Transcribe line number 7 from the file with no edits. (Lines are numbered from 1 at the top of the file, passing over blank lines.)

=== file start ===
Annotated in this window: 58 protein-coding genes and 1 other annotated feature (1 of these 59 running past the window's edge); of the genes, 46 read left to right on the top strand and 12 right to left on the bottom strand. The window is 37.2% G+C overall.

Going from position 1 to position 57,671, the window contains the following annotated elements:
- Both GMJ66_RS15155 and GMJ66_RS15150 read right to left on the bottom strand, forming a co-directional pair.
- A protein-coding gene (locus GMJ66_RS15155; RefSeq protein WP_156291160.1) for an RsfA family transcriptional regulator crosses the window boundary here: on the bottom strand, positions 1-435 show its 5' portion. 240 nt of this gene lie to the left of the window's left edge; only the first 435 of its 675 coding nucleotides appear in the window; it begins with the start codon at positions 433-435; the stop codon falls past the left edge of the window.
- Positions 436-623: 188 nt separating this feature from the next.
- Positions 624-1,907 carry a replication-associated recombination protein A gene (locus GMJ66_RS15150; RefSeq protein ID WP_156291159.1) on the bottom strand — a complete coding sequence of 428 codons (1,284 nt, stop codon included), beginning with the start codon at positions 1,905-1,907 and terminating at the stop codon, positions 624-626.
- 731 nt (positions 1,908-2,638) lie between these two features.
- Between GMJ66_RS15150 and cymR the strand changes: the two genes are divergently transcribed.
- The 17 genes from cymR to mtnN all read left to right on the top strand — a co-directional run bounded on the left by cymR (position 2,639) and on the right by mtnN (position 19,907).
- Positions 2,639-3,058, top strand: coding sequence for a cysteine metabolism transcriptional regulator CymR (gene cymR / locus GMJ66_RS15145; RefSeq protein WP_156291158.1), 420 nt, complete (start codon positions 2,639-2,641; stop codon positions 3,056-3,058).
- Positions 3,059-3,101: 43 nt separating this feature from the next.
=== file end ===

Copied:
- 731 nt (positions 1,908-2,638) lie between these two features.